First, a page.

Programs for Students
Whether you're considering the fairness of capital punishment or your roommate's right to hang a poster you disagree with, as a student at Santa Clara University, you're going to be thinking about ethics.
Every undergraduate takes at least one course in ethics. At the Markkula Center for Applied Ethics, we also offer a rich program of events on ethics in almost any field you can think of, and we engage students in peer-led dialogue about ethics in everyday life.
Center fellowships and internships allow you to pursue your interests in almost any area of ethics, including business, the environment, engineering, and health care.
- Hackworth Fellowships: Students create programs for their peers on ethical issues.
- Environmental Ethics Fellowships: Fellows explore the ethics of sustainability on campus.
- Honzel Fellowship in Health Care Ethics: The fellow serves as a peer mentor to students in the Health Care Ethics Internship and develops an ethics project with particular relevance to students and alumni.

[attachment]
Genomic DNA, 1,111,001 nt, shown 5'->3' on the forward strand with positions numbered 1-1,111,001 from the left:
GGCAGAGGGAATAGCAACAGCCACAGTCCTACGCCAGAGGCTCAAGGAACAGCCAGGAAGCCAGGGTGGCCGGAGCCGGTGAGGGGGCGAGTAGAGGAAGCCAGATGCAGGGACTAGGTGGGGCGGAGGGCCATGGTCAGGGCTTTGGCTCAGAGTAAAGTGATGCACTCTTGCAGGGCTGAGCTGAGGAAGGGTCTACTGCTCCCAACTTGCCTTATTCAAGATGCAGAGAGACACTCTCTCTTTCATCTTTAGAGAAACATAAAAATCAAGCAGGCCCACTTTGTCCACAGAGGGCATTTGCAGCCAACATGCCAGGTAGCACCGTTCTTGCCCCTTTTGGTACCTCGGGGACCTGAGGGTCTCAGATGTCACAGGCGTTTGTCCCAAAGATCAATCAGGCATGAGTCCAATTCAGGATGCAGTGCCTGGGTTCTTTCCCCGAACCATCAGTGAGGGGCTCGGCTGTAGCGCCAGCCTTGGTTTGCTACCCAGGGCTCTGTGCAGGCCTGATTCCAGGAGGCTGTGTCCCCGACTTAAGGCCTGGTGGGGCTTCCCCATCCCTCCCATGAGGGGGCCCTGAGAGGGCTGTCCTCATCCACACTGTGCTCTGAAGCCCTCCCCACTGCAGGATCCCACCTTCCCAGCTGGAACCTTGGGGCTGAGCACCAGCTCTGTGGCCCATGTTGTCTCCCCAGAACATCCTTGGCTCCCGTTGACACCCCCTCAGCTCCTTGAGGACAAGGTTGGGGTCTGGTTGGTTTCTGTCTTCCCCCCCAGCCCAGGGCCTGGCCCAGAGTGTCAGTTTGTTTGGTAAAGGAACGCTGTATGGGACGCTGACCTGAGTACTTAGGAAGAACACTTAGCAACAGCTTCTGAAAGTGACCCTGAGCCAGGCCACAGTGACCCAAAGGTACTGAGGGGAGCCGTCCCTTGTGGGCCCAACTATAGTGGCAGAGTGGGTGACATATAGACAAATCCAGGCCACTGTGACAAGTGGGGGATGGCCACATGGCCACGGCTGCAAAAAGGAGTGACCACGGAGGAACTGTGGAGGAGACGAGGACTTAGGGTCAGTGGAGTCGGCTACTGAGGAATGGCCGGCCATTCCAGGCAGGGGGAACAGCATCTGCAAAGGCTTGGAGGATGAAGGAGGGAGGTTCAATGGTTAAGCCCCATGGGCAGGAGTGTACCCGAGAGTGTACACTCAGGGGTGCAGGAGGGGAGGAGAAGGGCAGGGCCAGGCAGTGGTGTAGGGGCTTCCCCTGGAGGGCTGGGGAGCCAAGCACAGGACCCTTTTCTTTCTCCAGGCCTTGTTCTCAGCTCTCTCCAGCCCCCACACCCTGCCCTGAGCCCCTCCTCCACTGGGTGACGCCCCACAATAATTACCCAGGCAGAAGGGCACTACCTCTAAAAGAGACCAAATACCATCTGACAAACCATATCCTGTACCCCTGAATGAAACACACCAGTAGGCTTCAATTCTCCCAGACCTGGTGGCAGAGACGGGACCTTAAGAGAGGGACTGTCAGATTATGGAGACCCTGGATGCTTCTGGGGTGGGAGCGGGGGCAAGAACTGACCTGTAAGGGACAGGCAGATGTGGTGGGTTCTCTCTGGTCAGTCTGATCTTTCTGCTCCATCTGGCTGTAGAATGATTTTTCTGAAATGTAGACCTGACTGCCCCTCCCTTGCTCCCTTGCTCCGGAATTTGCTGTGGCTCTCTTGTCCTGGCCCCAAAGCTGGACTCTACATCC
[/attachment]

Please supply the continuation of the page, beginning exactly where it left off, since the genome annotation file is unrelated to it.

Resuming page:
- Health Care Ethics Internships: Interns shadow doctors, nurses and other health care professionals in hospitals and hospices.
- Business Ethics Internships: Interns are placed in ethics and compliance divisions of Silicon Valley companies.
A debate group on ethical issues, the Ethics Bowl team competes regionally and nationally.
Hackworth grants are available to students doing research on ethics and may include money for travel, supplies, and fees.
Our Big Q project sparks dialogue on ethical issues in the everyday lives of college students, both online and on-campus.
SCU's ethics requirement includes classes in all schools and disciplines.
Follow a four-course sequence of classes to deepen your knowledge of ethics, especially in your chosen field.
The Big Q Blog
Individual and institutional responsibilities for drinking behavior
An interview with Jeffrey Baerwald, SJ, assistant dean of student life
A Personal Story
SCU Professor Robert Finocchio on ethics in the business world.
Can we ever really draw a line?
Establishing some very basic guides on how to not speak hatefully, and instead speak productively.